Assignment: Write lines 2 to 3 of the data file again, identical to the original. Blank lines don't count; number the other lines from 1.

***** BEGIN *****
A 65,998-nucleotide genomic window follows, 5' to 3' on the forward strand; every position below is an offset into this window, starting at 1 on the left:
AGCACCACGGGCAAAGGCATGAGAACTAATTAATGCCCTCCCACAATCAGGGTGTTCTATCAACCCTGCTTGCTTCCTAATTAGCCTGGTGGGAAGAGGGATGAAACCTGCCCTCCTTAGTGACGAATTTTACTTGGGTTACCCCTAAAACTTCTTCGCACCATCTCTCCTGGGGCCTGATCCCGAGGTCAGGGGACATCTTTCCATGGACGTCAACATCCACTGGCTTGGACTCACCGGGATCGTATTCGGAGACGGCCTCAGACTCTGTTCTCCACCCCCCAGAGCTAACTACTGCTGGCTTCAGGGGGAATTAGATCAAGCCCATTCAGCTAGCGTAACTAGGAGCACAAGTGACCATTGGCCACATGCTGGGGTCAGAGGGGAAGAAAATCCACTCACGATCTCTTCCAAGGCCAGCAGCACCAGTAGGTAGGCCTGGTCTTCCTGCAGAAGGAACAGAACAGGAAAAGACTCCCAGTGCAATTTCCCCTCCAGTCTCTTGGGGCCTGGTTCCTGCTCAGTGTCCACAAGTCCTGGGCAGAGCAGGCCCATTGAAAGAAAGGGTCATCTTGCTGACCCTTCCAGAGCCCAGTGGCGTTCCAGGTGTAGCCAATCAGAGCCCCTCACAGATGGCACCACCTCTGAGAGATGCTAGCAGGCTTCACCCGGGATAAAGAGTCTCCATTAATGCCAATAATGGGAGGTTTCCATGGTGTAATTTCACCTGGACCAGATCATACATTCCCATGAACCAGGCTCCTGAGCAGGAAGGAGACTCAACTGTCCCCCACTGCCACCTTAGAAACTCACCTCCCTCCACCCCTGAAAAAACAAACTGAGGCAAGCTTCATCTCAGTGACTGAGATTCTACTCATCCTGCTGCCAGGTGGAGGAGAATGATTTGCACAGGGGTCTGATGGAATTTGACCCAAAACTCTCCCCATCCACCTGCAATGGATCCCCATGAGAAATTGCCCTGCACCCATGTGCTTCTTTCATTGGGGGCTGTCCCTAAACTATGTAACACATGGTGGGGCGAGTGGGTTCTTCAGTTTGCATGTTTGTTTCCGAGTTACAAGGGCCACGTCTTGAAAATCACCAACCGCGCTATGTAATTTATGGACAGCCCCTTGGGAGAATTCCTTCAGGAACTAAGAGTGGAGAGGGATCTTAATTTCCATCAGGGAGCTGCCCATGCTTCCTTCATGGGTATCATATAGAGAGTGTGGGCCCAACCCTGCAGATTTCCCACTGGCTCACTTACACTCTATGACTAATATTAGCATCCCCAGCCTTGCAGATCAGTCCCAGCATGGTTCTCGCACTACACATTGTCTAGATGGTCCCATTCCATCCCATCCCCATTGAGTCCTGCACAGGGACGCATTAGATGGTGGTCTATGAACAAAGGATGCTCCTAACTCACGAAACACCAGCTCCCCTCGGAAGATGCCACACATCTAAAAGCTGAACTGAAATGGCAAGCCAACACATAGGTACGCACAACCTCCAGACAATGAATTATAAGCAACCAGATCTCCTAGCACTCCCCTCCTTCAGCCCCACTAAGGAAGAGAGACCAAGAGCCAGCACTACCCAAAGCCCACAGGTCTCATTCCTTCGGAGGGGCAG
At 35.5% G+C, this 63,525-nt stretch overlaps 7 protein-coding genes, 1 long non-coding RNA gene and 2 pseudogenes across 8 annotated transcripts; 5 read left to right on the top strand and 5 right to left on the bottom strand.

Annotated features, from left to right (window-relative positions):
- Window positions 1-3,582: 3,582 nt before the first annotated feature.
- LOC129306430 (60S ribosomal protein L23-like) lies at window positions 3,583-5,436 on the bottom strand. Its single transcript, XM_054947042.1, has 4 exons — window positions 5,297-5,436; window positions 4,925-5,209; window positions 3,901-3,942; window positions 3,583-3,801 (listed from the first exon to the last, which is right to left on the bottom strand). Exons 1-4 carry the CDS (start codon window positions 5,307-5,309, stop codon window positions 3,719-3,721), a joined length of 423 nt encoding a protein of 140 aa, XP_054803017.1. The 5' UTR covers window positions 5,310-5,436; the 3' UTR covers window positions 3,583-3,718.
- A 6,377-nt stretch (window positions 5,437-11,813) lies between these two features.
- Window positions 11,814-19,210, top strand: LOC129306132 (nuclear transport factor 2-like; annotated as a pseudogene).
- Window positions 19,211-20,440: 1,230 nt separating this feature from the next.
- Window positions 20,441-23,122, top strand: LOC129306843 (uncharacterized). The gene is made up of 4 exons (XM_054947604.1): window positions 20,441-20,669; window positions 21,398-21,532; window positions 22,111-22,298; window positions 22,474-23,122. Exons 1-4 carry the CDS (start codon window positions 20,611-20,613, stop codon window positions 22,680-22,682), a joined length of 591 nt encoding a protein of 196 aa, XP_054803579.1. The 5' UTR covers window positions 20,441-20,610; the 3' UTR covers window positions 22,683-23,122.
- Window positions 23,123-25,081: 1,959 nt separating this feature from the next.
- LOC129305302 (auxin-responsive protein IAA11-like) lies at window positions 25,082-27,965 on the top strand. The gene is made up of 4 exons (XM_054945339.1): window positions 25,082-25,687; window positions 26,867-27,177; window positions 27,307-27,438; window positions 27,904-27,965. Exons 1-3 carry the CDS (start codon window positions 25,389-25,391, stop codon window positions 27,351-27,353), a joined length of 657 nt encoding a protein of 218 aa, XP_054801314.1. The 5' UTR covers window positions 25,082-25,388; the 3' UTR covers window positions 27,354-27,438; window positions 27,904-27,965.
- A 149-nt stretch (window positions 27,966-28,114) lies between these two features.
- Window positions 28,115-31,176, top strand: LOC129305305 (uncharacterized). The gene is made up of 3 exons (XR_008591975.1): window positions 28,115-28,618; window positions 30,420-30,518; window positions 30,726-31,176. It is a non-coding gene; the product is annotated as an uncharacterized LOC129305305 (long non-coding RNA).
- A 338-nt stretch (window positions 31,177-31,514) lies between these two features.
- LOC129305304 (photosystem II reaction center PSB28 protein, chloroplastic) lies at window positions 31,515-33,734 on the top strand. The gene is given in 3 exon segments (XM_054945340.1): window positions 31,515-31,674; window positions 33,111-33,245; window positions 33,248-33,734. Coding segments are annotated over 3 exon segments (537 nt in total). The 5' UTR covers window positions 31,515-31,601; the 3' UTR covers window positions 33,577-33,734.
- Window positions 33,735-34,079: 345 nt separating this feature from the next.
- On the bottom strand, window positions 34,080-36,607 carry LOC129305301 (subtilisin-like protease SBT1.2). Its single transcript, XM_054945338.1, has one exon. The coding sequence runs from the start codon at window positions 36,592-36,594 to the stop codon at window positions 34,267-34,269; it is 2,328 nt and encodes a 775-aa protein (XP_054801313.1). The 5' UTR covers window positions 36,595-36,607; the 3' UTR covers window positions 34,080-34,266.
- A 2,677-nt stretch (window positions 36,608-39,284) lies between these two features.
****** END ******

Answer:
AGCACCACGGGCAAAGGCATGAGAACTAATTAATGCCCTCCCACAATCAGGGTGTTCTATCAACCCTGCTTGCTTCCTAATTAGCCTGGTGGGAAGAGGGATGAAACCTGCCCTCCTTAGTGACGAATTTTACTTGGGTTACCCCTAAAACTTCTTCGCACCATCTCTCCTGGGGCCTGATCCCGAGGTCAGGGGACATCTTTCCATGGACGTCAACATCCACTGGCTTGGACTCACCGGGATCGTATTCGGAGACGGCCTCAGACTCTGTTCTCCACCCCCCAGAGCTAACTACTGCTGGCTTCAGGGGGAATTAGATCAAGCCCATTCAGCTAGCGTAACTAGGAGCACAAGTGACCATTGGCCACATGCTGGGGTCAGAGGGGAAGAAAATCCACTCACGATCTCTTCCAAGGCCAGCAGCACCAGTAGGTAGGCCTGGTCTTCCTGCAGAAGGAACAGAACAGGAAAAGACTCCCAGTGCAATTTCCCCTCCAGTCTCTTGGGGCCTGGTTCCTGCTCAGTGTCCACAAGTCCTGGGCAGAGCAGGCCCATTGAAAGAAAGGGTCATCTTGCTGACCCTTCCAGAGCCCAGTGGCGTTCCAGGTGTAGCCAATCAGAGCCCCTCACAGATGGCACCACCTCTGAGAGATGCTAGCAGGCTTCACCCGGGATAAAGAGTCTCCATTAATGCCAATAATGGGAGGTTTCCATGGTGTAATTTCACCTGGACCAGATCATACATTCCCATGAACCAGGCTCCTGAGCAGGAAGGAGACTCAACTGTCCCCCACTGCCACCTTAGAAACTCACCTCCCTCCACCCCTGAAAAAACAAACTGAGGCAAGCTTCATCTCAGTGACTGAGATTCTACTCATCCTGCTGCCAGGTGGAGGAGAATGATTTGCACAGGGGTCTGATGGAATTTGACCCAAAACTCTCCCCATCCACCTGCAATGGATCCCCATGAGAAATTGCCCTGCACCCATGTGCTTCTTTCATTGGGGGCTGTCCCTAAACTATGTAACACATGGTGGGGCGAGTGGGTTCTTCAGTTTGCATGTTTGTTTCCGAGTTACAAGGGCCACGTCTTGAAAATCACCAACCGCGCTATGTAATTTATGGACAGCCCCTTGGGAGAATTCCTTCAGGAACTAAGAGTGGAGAGGGATCTTAATTTCCATCAGGGAGCTGCCCATGCTTCCTTCATGGGTATCATATAGAGAGTGTGGGCCCAACCCTGCAGATTTCCCACTGGCTCACTTACACTCTATGACTAATATTAGCATCCCCAGCCTTGCAGATCAGTCCCAGCATGGTTCTCGCACTACACATTGTCTAGATGGTCCCATTCCATCCCATCCCCATTGAGTCCTGCACAGGGACGCATTAGATGGTGGTCTATGAACAAAGGATGCTCCTAACTCACGAAACACCAGCTCCCCTCGGAAGATGCCACACATCTAAAAGCTGAACTGAAATGGCAAGCCAACACATAGGTACGCACAACCTCCAGACAATGAATTATAAGCAACCAGATCTCCTAGCACTCCCCTCCTTCAGCCCCACTAAGGAAGAGAGACCAAGAGCCAGCACTACCCAAAGCCCACAGGTCTCATTCCTTCGGAGGGGCAG
At 35.5% G+C, this 63,525-nt stretch overlaps 7 protein-coding genes, 1 long non-coding RNA gene and 2 pseudogenes across 8 annotated transcripts; 5 read left to right on the top strand and 5 right to left on the bottom strand.